"I'D LIKE to introduce a special guest," said Kirsty MacColl, as she approached the end of her set. "Ooh, who can it be?" Well, it could be almost anyone, if the sleeve of her new Best Of compilation, Galore (Virgin), is anything to go by. It's a collage of commendations from one ex-Pogue, three ex-Talking Heads, and two ex-Smiths (Morrissey compliments her on her "crackin' bust") among others. MacColl is like a female Richard Thompson: the critics and the grown-up musos love her, the record- buying public are not so sure.

Maybe that will change. One MacColl fan told me that this time last year she managed to draw 20 people to the same venue, London's Mean Fiddler. On Friday there were people hanging from the people, hanging from the rafters.

As it turned out, the guest she introduced was her "champagne socialist" friend, Billy Bragg, who sang along to "New England" as if he he'd had a few champagnes too many. It is a Bragg composition, but it fits neatly with MacColl's own sharp-eyed tales of domestic depression and courage, of people kitchen-sinking without trace.

"They Don't Know", "Chip Shop" and the other hits (relatively speaking) were received with much appreciative waving of Guinness glasses, but the less well-known of her songs were often better. For all MacColl's bold- as-brass, tough-as-iron demeanour, it was a relief when the quieter songs allowed us to hear the soft, folky lilt and hint of husk in her voice. The set was almost Unplugged: an appealing, understated three-piece gave her space to breathe. It was when she had to sing loudly that she sounded like the girl who works down the chip shop. Her experimentation over the years has been admirable, but simplicity suits her best.

The music which overtured Shampoo's performance at London's Hanover Grand was an astute choice: the Beastie Boys' "Fight For Your Right To Party". Shampoo's hit single, "Trouble", is redolent of the Beasties in 1987: kitsch-loving superhero fans drawling witty lyrics about staying up late, accompanied by classic rock riffing (played by someone else). Perhaps, then, Shampoo too will be more than one hit wonderwomen. They're already performing to clubbers well into their twenties rather than the Smash Hits readership you might expect.

Wednesday was only their second UK performance since the release of the unambiguously titled We Are Shampoo (Food). Carrie and Jacqui marched on, more vacant than pretty, in their kitsch babydoll gear: all peroxide, pink and pig-tails, and T-shirts that have obviously shrunk in the wash. Their songs have the combination of toughness and poppiness which indie bands yearn for. Hearing the introduction to "Delicious", you could be forgiven for wondering if they were Oasis' younger sisters.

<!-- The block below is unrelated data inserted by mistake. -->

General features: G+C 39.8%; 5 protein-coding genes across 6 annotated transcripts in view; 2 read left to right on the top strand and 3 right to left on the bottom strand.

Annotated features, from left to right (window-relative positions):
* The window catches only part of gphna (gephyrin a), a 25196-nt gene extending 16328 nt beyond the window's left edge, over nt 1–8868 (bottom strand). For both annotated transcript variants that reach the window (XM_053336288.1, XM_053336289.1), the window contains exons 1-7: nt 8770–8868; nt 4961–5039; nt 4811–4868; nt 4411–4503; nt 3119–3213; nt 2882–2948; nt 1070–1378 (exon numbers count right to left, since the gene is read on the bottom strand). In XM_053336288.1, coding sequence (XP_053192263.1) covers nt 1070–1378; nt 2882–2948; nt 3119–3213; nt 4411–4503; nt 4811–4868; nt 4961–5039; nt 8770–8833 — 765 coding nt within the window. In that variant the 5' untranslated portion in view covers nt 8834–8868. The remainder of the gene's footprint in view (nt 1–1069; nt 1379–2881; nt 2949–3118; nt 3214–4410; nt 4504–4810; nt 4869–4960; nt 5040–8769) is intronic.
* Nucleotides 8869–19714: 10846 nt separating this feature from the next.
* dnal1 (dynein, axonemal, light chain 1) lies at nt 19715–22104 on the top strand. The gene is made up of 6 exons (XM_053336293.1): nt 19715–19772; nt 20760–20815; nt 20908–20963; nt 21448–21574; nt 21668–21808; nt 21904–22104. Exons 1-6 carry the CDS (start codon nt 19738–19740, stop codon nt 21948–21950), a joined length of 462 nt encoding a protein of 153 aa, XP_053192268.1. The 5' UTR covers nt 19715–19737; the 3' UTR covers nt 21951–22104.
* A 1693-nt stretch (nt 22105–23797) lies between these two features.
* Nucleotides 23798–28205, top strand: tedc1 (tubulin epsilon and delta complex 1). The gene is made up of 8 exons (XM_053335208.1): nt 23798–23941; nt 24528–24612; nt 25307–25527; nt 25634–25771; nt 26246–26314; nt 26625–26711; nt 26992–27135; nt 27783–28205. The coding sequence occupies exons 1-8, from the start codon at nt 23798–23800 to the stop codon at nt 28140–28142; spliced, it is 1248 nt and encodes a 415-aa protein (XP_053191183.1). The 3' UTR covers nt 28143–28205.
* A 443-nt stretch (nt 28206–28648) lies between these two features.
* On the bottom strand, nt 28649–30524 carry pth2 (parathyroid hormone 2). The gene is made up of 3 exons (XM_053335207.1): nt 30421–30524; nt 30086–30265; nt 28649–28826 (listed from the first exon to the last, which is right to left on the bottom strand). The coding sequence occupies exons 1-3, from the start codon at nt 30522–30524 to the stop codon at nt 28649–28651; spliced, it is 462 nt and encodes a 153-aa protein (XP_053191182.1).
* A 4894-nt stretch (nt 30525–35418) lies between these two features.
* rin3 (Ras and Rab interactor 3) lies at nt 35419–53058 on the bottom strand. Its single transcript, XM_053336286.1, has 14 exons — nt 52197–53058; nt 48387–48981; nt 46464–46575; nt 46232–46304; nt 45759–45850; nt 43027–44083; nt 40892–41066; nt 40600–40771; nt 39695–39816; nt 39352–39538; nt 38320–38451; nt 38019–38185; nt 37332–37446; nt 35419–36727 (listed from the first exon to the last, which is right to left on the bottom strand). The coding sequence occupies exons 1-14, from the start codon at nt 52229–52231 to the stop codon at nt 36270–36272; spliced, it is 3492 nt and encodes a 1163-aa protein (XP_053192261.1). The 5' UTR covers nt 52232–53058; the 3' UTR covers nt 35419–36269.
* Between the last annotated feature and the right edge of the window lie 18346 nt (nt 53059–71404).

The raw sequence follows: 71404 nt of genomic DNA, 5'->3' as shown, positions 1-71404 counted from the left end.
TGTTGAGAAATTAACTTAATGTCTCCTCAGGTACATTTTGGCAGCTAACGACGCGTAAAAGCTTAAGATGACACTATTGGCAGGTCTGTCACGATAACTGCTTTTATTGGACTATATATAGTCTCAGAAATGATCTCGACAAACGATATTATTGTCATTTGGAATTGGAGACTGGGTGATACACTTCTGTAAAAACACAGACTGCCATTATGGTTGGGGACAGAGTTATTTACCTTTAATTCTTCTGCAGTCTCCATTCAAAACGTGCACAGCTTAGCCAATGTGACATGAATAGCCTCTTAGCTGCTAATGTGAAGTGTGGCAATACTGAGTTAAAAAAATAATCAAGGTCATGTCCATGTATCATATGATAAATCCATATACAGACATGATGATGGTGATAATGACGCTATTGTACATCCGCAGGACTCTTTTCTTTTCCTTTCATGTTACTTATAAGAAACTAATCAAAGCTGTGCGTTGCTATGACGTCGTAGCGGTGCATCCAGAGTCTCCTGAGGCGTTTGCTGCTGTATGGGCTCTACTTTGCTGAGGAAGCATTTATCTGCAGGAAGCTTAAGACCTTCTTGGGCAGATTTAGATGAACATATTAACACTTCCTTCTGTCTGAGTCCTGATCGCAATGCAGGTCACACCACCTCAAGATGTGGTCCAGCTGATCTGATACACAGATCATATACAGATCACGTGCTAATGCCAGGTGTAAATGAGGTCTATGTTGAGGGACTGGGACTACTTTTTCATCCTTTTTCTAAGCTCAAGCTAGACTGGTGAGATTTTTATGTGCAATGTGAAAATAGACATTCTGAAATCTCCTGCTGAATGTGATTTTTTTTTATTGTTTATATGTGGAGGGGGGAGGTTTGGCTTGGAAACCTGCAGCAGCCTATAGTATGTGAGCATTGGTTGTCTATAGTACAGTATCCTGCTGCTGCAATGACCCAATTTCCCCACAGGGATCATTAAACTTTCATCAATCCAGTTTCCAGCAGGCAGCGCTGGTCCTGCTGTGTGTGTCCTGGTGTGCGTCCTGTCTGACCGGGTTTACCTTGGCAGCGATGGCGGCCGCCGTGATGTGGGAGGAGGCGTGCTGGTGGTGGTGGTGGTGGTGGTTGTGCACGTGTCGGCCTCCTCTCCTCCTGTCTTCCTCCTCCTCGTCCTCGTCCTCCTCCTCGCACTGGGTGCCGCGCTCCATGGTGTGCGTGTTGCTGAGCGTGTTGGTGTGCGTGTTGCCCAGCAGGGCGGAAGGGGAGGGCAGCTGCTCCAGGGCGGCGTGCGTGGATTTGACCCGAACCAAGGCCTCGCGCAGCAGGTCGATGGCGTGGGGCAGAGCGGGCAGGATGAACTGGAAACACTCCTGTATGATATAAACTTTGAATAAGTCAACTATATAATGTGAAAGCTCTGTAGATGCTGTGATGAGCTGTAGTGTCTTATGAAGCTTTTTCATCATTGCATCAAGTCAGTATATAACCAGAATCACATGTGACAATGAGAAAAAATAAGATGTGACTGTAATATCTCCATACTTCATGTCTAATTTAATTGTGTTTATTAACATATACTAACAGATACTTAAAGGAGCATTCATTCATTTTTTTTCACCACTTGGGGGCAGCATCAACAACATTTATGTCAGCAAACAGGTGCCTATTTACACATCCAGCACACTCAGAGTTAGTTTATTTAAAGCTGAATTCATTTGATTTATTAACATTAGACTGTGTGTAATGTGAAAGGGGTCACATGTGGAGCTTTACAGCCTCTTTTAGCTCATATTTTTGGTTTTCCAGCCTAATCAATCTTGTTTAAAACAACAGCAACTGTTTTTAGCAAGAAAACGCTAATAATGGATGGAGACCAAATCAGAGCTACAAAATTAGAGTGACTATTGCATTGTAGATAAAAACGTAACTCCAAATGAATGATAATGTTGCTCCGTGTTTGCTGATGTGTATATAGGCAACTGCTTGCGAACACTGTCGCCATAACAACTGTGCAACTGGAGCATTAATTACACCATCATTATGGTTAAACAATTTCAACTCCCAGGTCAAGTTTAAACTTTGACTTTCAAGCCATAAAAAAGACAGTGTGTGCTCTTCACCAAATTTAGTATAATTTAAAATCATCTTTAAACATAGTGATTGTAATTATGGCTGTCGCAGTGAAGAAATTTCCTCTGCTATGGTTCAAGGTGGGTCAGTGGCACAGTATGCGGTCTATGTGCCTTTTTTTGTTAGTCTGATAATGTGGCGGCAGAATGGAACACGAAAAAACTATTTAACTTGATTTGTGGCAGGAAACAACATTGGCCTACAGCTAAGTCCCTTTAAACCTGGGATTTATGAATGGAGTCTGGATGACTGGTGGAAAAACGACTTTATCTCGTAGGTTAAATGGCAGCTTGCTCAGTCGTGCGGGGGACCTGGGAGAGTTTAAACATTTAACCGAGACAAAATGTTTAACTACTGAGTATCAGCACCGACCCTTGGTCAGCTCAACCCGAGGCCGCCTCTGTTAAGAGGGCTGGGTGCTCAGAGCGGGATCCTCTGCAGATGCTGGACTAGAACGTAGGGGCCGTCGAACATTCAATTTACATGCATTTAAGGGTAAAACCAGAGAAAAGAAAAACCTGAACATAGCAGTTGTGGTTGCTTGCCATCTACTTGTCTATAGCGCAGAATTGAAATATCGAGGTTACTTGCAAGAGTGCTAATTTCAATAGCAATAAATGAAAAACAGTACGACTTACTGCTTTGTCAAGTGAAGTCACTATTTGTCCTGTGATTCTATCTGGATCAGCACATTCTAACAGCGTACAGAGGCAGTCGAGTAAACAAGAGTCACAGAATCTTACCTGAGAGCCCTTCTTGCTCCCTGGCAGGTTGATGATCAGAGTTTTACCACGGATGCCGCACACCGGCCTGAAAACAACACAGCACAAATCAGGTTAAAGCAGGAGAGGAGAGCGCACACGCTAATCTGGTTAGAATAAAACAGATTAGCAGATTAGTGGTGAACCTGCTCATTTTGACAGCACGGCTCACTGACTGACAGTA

The real heroes are the backing band, particularly guitarist-songwriter- producer and all-round talented person, Con Fitzpatrick, and bassist Lee Christopher - who does indeed resemble Christopher Lee - a yawning glam- mod.

The trouble is that the backing musicians outclass the `Poo' (as even their press officers call the girls). It may be too much to expect them to sing, but it would be nice if they could at least shout in tune with each other. They have one tone of voice, and two poses - hunching forward while bawling, hanging back and stand-offish when they're not. If they are going to follow the Beastie Boys' trajectory, they'll have to come up with a couple more. And considering that their songs are about "going wild in the city late at night", how come they look so miserable? They don't say a word to the audience, but sulk and scowl until you feel like going home and putting on a Manic Street Preachers record for light relief. Sometimes blondes have less fun.

Sleeper must be the only band who offer greater pun potential to journalists than Shampoo do. My personal favourite, based shakily on Sleeper's squall of guitars and Louise Wener's politically incorrect sentiments, has something to do with pyjamas, PJ Harvey, and PJ O'Rourke.

But recently it seems as if a name suggesting lethargy has tempted fate as well as headline-writers. The name, as well as Wener's "Another Female Fronted Band" T-shirt, and the Costello/MacColl-esque lyrics of "Inbetweener" ("He's not a prince/ He's not a king... /He's nothing special/ She's not too smart...") now seem less ironic than they once did. After some great singles, ("Vegas", out on 27 March, is no exception), the unimaginative prodution of the debut album, Smart (Indolent) was a disappointment.

The concert at the London Astoria on Thursday did not restore much faith. Many of the perky pop songs seemed too complex for the band to manage, and they collapsed into a tinny mess of guitars. There were long gaps between songs and a lingering air of uncertainty. The band's best performer is the drummer, Andy Maclure, who could be the new Moon. The others stand around for a while until one of them starts bouncing up and down, at which point the rest start bouncing up and down too, for want of a better idea. For a group with some extraordinary material, it's all very ordinary. Even "Delicious" (not as good as the Shampoo song) was more of an unexceptional come-on than the clarion call to sexual revolution it has been. Wener is barely as sexy as a Blue Peter presenter: gorgeous as chipmunks go, but short on animal magnetism. And her voice, which has a rough'n'ready charm on vinyl, does not hold up at higher volumes (the next Kirsty MacColl, it's official).

In the future, Sleeper could well be one of Britain's best bands. But tonight's performance was a little... tired.

Kirsty MacColl tours in May.